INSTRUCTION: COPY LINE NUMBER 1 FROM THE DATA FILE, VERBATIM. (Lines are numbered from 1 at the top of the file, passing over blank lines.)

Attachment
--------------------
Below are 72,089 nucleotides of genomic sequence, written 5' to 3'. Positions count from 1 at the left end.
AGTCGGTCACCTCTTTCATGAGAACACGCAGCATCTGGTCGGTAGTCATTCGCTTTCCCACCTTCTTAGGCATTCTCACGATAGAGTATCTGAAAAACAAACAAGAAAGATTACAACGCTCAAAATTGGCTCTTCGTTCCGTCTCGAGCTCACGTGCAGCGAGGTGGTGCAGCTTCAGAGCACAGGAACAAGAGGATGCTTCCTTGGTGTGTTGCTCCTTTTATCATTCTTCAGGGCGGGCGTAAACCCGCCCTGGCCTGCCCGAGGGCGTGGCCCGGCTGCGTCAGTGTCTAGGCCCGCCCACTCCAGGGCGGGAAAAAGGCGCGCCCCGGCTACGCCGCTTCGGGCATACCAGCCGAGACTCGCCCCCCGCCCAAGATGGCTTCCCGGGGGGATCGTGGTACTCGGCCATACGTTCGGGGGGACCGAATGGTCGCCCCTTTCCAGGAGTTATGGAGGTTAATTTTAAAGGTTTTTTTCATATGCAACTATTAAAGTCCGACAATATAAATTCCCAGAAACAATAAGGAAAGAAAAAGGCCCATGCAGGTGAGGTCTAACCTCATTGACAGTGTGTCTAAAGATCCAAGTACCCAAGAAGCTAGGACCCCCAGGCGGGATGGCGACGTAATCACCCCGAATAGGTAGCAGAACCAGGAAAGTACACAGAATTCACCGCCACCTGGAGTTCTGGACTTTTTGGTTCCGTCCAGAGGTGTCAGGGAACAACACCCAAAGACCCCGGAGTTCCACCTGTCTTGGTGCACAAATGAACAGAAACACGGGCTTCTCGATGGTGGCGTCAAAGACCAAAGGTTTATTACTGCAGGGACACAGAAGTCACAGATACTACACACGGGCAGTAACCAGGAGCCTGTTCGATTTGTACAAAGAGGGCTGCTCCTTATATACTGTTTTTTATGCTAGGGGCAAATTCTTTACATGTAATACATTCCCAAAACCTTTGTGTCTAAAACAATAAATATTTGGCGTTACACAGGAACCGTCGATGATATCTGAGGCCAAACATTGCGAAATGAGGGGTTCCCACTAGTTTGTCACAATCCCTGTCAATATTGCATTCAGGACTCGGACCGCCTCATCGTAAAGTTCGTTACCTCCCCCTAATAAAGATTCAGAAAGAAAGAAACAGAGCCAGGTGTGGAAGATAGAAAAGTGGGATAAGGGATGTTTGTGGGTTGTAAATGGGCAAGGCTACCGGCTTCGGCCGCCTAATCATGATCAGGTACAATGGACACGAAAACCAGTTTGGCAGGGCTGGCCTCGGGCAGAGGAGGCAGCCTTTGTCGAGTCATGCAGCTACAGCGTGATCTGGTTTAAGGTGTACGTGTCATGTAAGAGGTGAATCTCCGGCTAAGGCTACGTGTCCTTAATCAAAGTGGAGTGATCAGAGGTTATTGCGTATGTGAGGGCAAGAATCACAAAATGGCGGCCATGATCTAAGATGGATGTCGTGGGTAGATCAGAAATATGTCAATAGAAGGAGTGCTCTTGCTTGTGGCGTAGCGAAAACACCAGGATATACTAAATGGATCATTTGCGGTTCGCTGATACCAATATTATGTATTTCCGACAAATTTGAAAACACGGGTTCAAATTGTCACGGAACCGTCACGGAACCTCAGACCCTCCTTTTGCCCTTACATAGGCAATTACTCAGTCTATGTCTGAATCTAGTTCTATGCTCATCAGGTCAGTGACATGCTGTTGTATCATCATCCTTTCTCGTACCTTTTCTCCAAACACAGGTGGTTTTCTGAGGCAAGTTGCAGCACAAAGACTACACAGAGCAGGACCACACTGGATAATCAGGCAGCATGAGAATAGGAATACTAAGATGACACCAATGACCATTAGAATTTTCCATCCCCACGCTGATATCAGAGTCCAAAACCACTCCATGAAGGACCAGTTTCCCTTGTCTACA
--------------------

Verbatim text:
Below are 72,089 nucleotides of genomic sequence, written 5' to 3'. Positions count from 1 at the left end.